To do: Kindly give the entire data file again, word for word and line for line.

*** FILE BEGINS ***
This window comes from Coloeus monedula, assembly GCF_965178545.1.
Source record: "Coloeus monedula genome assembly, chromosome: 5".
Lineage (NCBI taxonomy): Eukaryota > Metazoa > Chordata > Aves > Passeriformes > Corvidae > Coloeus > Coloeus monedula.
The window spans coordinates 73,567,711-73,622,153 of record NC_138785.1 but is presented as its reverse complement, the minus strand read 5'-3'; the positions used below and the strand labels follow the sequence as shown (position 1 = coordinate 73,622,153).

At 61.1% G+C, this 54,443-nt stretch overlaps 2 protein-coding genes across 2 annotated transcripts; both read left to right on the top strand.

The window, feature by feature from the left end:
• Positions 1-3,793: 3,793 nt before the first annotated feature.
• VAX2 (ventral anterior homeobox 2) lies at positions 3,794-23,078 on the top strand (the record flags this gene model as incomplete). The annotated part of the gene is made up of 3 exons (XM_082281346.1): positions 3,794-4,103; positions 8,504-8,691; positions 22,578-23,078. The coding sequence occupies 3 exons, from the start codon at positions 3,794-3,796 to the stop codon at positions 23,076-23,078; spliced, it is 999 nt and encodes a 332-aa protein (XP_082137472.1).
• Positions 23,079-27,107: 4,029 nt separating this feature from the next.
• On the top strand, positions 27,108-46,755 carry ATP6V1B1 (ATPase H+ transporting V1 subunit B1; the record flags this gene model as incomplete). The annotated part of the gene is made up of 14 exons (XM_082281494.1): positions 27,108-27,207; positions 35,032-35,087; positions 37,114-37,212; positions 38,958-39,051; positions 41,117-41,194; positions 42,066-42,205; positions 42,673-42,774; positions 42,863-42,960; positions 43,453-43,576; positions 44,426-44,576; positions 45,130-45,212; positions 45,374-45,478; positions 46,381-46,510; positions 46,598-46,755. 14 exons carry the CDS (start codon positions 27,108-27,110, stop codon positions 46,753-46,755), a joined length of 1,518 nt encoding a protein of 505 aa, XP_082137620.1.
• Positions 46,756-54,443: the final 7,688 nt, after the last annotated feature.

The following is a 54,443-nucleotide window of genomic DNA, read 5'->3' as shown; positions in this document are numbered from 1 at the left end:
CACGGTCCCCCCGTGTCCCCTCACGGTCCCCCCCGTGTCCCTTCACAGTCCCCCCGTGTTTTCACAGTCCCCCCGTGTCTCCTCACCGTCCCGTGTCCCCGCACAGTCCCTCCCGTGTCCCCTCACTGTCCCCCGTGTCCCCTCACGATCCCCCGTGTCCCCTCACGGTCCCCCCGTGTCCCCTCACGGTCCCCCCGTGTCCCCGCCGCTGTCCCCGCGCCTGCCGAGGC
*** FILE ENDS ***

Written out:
This window comes from Coloeus monedula, assembly GCF_965178545.1.
Source record: "Coloeus monedula genome assembly, chromosome: 5".
Lineage (NCBI taxonomy): Eukaryota > Metazoa > Chordata > Aves > Passeriformes > Corvidae > Coloeus > Coloeus monedula.
The window spans coordinates 73,567,711-73,622,153 of record NC_138785.1 but is presented as its reverse complement, the minus strand read 5'-3'; the positions used below and the strand labels follow the sequence as shown (position 1 = coordinate 73,622,153).

At 61.1% G+C, this 54,443-nt stretch overlaps 2 protein-coding genes across 2 annotated transcripts; both read left to right on the top strand.

The window, feature by feature from the left end:
• Positions 1-3,793: 3,793 nt before the first annotated feature.
• VAX2 (ventral anterior homeobox 2) lies at positions 3,794-23,078 on the top strand (the record flags this gene model as incomplete). The annotated part of the gene is made up of 3 exons (XM_082281346.1): positions 3,794-4,103; positions 8,504-8,691; positions 22,578-23,078. The coding sequence occupies 3 exons, from the start codon at positions 3,794-3,796 to the stop codon at positions 23,076-23,078; spliced, it is 999 nt and encodes a 332-aa protein (XP_082137472.1).
• Positions 23,079-27,107: 4,029 nt separating this feature from the next.
• On the top strand, positions 27,108-46,755 carry ATP6V1B1 (ATPase H+ transporting V1 subunit B1; the record flags this gene model as incomplete). The annotated part of the gene is made up of 14 exons (XM_082281494.1): positions 27,108-27,207; positions 35,032-35,087; positions 37,114-37,212; positions 38,958-39,051; positions 41,117-41,194; positions 42,066-42,205; positions 42,673-42,774; positions 42,863-42,960; positions 43,453-43,576; positions 44,426-44,576; positions 45,130-45,212; positions 45,374-45,478; positions 46,381-46,510; positions 46,598-46,755. 14 exons carry the CDS (start codon positions 27,108-27,110, stop codon positions 46,753-46,755), a joined length of 1,518 nt encoding a protein of 505 aa, XP_082137620.1.
• Positions 46,756-54,443: the final 7,688 nt, after the last annotated feature.

The following is a 54,443-nucleotide window of genomic DNA, read 5'->3' as shown; positions in this document are numbered from 1 at the left end:
CACGGTCCCCCCGTGTCCCCTCACGGTCCCCCCCGTGTCCCTTCACAGTCCCCCCGTGTTTTCACAGTCCCCCCGTGTCTCCTCACCGTCCCGTGTCCCCGCACAGTCCCTCCCGTGTCCCCTCACTGTCCCCCGTGTCCCCTCACGATCCCCCGTGTCCCCTCACGGTCCCCCCGTGTCCCCTCACGGTCCCCCCGTGTCCCCGCCGCTGTCCCCGCGCCTGCCGAGGC